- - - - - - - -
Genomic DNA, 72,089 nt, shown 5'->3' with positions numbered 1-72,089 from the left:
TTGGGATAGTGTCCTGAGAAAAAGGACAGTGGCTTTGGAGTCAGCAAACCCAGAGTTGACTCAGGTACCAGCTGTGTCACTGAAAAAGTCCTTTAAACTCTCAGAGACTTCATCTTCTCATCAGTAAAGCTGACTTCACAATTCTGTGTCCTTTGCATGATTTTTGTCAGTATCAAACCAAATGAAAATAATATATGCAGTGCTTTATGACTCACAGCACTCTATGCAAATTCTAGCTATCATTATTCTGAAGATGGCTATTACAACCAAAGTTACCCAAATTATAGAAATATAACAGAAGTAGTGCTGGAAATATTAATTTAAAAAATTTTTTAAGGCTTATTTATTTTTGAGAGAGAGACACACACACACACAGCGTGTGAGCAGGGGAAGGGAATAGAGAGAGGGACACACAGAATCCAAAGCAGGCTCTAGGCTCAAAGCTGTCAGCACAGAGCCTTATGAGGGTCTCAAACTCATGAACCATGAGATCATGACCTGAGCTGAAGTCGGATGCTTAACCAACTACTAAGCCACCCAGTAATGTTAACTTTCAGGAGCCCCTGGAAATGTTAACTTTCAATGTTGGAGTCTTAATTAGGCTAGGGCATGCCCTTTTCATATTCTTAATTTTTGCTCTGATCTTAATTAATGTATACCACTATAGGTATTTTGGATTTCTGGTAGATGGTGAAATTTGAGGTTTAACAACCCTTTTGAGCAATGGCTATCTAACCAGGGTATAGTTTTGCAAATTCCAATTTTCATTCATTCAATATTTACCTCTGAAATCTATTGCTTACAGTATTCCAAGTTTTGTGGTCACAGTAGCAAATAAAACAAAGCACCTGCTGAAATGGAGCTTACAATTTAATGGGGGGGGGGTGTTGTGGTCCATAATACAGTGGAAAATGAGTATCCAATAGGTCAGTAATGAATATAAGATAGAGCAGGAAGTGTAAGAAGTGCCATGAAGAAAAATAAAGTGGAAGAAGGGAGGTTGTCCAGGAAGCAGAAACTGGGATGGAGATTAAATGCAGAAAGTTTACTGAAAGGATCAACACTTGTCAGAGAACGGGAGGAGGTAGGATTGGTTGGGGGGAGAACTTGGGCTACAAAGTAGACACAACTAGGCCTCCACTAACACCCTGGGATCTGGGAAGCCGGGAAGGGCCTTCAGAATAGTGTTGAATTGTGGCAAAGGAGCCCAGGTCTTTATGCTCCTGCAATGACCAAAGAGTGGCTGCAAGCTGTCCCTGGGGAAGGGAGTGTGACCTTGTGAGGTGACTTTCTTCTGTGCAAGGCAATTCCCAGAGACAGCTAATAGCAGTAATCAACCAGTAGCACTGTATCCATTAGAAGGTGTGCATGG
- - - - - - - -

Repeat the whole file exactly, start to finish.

Genomic DNA, 72,089 nt, shown 5'->3' with positions numbered 1-72,089 from the left:
TTGGGATAGTGTCCTGAGAAAAAGGACAGTGGCTTTGGAGTCAGCAAACCCAGAGTTGACTCAGGTACCAGCTGTGTCACTGAAAAAGTCCTTTAAACTCTCAGAGACTTCATCTTCTCATCAGTAAAGCTGACTTCACAATTCTGTGTCCTTTGCATGATTTTTGTCAGTATCAAACCAAATGAAAATAATATATGCAGTGCTTTATGACTCACAGCACTCTATGCAAATTCTAGCTATCATTATTCTGAAGATGGCTATTACAACCAAAGTTACCCAAATTATAGAAATATAACAGAAGTAGTGCTGGAAATATTAATTTAAAAAATTTTTTAAGGCTTATTTATTTTTGAGAGAGAGACACACACACACACAGCGTGTGAGCAGGGGAAGGGAATAGAGAGAGGGACACACAGAATCCAAAGCAGGCTCTAGGCTCAAAGCTGTCAGCACAGAGCCTTATGAGGGTCTCAAACTCATGAACCATGAGATCATGACCTGAGCTGAAGTCGGATGCTTAACCAACTACTAAGCCACCCAGTAATGTTAACTTTCAGGAGCCCCTGGAAATGTTAACTTTCAATGTTGGAGTCTTAATTAGGCTAGGGCATGCCCTTTTCATATTCTTAATTTTTGCTCTGATCTTAATTAATGTATACCACTATAGGTATTTTGGATTTCTGGTAGATGGTGAAATTTGAGGTTTAACAACCCTTTTGAGCAATGGCTATCTAACCAGGGTATAGTTTTGCAAATTCCAATTTTCATTCATTCAATATTTACCTCTGAAATCTATTGCTTACAGTATTCCAAGTTTTGTGGTCACAGTAGCAAATAAAACAAAGCACCTGCTGAAATGGAGCTTACAATTTAATGGGGGGGGGGTGTTGTGGTCCATAATACAGTGGAAAATGAGTATCCAATAGGTCAGTAATGAATATAAGATAGAGCAGGAAGTGTAAGAAGTGCCATGAAGAAAAATAAAGTGGAAGAAGGGAGGTTGTCCAGGAAGCAGAAACTGGGATGGAGATTAAATGCAGAAAGTTTACTGAAAGGATCAACACTTGTCAGAGAACGGGAGGAGGTAGGATTGGTTGGGGGGAGAACTTGGGCTACAAAGTAGACACAACTAGGCCTCCACTAACACCCTGGGATCTGGGAAGCCGGGAAGGGCCTTCAGAATAGTGTTGAATTGTGGCAAAGGAGCCCAGGTCTTTATGCTCCTGCAATGACCAAAGAGTGGCTGCAAGCTGTCCCTGGGGAAGGGAGTGTGACCTTGTGAGGTGACTTTCTTCTGTGCAAGGCAATTCCCAGAGACAGCTAATAGCAGTAATCAACCAGTAGCACTGTATCCATTAGAAGGTGTGCATGG